How today’s vans are built for last mile delivery and driver comfort

How today’s vans are built for last mile delivery and driver comfort

Medium-duty truck sales have been skyrocketing following the spring 2020 crash that came alongside Covid-19, and a major factor in this market stature has been the rise of last mile delivery. The pandemic accelerated a trend that was already here: more online ordering and more same-day deliveries being promised by companies ranging from behemoth retailers to mom-and-pop restaurants.

The makers of commercial cargo vans don’t believe that last mile demand peaked in 2020; they see this growth trend continuing for the foreseeable future.

“I expect demand for last mile delivery to continue growing because individuals and companies alike have grown accustomed to this convenient new way of doing business,” says Andrew Walker, Ford brand manager for Transit and Transit Connect. “Mobile/delivery-first businesses are likely to be on the rise, prompting additional demand for suitable vehicles.”

On a similar note, a Mercedes-Benz spokesperson says that they believe the current last-mile trend will continue over the next 12 to 18 months, as customers have grown to depend more on home delivery services. 

With that being the case, makers of light- and medium-duty vehicles such as cargo vans are making sure to design their vehicles and their various features with last mile in mind. After all, with such demand out there, the vehicles need to rise to the occasion—and that means the ability to navigate city streets, park and unload easily, and provide comfort and ease of use to drivers who may be new or inexperienced in the world of professional driving.


Mercedes-Benz offers the Metris and Sprinter lines of cargo and passenger vans for last mile and other applications.

“The design of both the Metris and Sprinter were already well equipped to meet the needs for last mile delivery, with ample cargo space, easy access for drivers to the cargo area and overall low TCO paired with our benchmark safety features,” a Mercedes-Benz representative said. “These features keep Mercedes-Benz vans at top of mind for our customers working within last mile delivery.” 

On the Ford side of things, the OEM offers the Transit line of vans, which recently got a refresh for 2021.

FE took the 2021 Transit for a ride recently; you can watch the video here.

“We’ve made a number of changes to the Transit platform in the 2021 model year to specifically address delivery and last-mile applications,” Ford’s Walker says.

According to Walker, these changes include: replacing the manual parking brake on the floor with an electronic parking brake on all Transit vans up to 9,500 lbs. GVWR for additional ease of moving around in the vehicle; offering an optional center console with right-side shifter to improve walkthrough to the back and additional driver legroom; making the overhead storage shelf optional, providing more overhead clearance when standing; and adding an all-wheel drive system as an option.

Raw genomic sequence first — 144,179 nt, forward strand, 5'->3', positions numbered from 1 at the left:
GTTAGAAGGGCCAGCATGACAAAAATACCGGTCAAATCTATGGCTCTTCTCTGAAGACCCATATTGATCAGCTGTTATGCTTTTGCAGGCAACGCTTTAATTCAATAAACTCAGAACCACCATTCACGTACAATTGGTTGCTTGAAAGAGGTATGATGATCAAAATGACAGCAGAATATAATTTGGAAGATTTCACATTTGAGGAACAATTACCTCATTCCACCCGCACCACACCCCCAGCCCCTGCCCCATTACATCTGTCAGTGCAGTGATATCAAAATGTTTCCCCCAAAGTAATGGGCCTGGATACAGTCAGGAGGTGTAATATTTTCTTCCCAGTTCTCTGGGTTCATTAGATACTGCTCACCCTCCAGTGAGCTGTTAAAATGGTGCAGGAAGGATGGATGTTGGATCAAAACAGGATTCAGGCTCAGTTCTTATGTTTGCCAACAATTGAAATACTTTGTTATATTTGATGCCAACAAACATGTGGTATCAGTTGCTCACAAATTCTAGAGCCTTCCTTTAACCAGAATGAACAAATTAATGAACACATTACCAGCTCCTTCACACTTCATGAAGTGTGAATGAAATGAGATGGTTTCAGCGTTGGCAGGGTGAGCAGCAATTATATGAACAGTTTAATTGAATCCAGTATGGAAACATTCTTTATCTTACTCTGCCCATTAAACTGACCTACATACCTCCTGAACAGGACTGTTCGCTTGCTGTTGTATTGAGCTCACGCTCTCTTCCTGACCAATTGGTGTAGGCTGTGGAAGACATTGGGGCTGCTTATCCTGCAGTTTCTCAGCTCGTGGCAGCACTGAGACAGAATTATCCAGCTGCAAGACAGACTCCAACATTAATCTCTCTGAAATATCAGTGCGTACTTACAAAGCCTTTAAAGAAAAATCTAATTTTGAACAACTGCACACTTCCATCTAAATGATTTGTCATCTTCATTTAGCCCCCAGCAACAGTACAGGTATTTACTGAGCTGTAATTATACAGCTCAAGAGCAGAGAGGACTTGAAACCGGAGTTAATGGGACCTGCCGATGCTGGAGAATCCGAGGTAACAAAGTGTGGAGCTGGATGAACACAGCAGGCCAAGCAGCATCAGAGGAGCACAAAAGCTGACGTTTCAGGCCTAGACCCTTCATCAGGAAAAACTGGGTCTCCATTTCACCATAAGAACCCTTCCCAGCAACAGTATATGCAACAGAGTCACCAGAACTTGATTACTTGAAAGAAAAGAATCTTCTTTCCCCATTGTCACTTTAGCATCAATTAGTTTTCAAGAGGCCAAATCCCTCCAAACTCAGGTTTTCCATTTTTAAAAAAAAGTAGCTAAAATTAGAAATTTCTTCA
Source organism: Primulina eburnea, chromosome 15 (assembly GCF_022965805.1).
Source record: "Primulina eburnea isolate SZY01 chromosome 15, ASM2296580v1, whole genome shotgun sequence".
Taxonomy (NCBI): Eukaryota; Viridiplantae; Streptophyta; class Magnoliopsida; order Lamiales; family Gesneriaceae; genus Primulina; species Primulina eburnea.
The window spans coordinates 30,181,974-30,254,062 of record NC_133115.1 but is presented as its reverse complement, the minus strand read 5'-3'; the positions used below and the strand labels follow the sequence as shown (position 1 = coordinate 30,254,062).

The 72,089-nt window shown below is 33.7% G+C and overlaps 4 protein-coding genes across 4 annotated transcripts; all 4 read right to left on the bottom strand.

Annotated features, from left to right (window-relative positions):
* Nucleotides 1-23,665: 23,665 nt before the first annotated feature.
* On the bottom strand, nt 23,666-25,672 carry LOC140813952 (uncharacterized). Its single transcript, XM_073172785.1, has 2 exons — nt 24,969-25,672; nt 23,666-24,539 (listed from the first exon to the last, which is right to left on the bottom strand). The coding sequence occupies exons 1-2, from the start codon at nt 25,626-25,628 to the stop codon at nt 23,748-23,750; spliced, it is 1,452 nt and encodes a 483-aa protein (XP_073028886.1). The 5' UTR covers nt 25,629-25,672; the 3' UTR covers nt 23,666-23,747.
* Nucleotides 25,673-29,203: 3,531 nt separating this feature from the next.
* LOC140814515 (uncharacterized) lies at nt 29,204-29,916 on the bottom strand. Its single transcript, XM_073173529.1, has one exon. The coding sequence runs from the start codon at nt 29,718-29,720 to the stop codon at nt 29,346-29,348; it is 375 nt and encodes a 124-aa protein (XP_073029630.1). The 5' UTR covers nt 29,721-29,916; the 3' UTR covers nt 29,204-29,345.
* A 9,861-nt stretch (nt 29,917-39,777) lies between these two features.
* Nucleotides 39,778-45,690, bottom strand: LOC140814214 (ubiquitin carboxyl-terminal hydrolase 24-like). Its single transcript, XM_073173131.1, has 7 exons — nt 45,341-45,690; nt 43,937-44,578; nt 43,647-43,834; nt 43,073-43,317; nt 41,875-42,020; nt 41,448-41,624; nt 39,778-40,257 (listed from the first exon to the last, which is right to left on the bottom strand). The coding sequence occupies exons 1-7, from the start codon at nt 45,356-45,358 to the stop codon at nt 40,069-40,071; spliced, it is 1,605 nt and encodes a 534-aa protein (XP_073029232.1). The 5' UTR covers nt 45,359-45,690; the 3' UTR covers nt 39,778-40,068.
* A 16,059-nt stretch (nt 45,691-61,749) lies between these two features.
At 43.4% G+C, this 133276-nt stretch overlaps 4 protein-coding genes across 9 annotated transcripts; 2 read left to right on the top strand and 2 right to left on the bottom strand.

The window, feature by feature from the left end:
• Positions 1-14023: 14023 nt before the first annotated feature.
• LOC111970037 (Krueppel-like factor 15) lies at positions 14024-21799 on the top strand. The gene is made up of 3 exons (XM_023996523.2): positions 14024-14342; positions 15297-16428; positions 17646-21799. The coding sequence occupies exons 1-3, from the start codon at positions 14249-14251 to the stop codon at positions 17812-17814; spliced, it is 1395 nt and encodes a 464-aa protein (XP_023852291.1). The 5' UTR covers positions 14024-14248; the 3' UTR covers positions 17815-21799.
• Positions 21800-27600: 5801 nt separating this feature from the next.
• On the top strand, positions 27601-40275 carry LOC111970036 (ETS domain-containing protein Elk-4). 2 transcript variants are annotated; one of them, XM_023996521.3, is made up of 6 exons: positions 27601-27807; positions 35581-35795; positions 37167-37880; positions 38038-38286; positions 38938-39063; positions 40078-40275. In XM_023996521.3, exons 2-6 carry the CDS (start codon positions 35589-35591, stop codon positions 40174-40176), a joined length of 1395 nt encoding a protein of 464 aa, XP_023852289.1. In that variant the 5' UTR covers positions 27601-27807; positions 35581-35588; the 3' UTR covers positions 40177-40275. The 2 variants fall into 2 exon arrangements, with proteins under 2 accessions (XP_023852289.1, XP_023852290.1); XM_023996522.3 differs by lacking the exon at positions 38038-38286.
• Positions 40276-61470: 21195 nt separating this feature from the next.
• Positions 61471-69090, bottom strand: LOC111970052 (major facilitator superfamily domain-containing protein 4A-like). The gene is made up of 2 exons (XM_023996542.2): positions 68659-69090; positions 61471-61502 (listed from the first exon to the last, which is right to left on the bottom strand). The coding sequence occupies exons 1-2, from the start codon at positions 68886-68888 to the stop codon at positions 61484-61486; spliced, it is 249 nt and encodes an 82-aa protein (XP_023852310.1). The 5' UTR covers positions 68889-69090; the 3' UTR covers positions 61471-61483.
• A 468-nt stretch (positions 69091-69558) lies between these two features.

“We introduced a new Parcel Delivery Package this year that you can order on Transit cargo vans and cutaways,” Walker adds. “It adds 50/50 hinged rear doors with a 253-degree opening to give delivery drivers room to move and maneuver, plus full interior lighting (for cargo vans) to help with early morning and late evening deliveries. This package also deletes the armrests from both driver and passenger seats to further improve access to the cargo compartment.”

Technology, Walker adds, also plays a major role in a vehicle’s suitability to be used in demanding applications such as last mile.

“I think the increase in driver assist technology is also important in this segment,” he says. “Especially as you have many new drivers or drivers for whom delivery is secondary to their primary role, anything we can do to ease the pressure on them helps. For example, Pre-Collision Assist with automatic emergency braking and Pedestrian Detection, forward collision warning, post-collision braking, Lane-Keeping System and auto high-beam headlamps are standard on every Transit cargo van, crew van, cutaway and chassis cab.”

It’s the little things

We’ve covered the big stuff, but what are some of the small details of a last mile commercial vehicle that can lead to a better experience for the driver?

“The standard and available safety features within the Mercedes-Benz Van lineup, and the updated navigation technologies and product configuration versatility, all help to make the customer feel safe and well equipped on the road. With the various configurations available for our customers, they are able to choose the van that best suits their individual needs,” a Mercedes-Benz representative said.

“Driver comfort is very important, of course, because the van is the driver’s office all day,” Ford’s Walker says, naming examples of driver comfort features like touchscreen controls, voice recognition and a built-in modem with a Wi-Fi hotspot.

“Visibility is also really important to a driver. In addition to offering great line of sight out the front windshield and side windows, Transit also offers front and rear split-view cameras to provide visibility all around the van. Front, side and reverse sensing systems signal the driver when the van is approaching an obstacle.”

There is also technology designed to make the driver’s life easier, Walker adds. “For example, we offer Enhanced Active Park Assist that will help the driver park a Transit van even in parallel or reverse perpendicular spots. It will even help the driver confidently exit a spot when someone else parked too close.”

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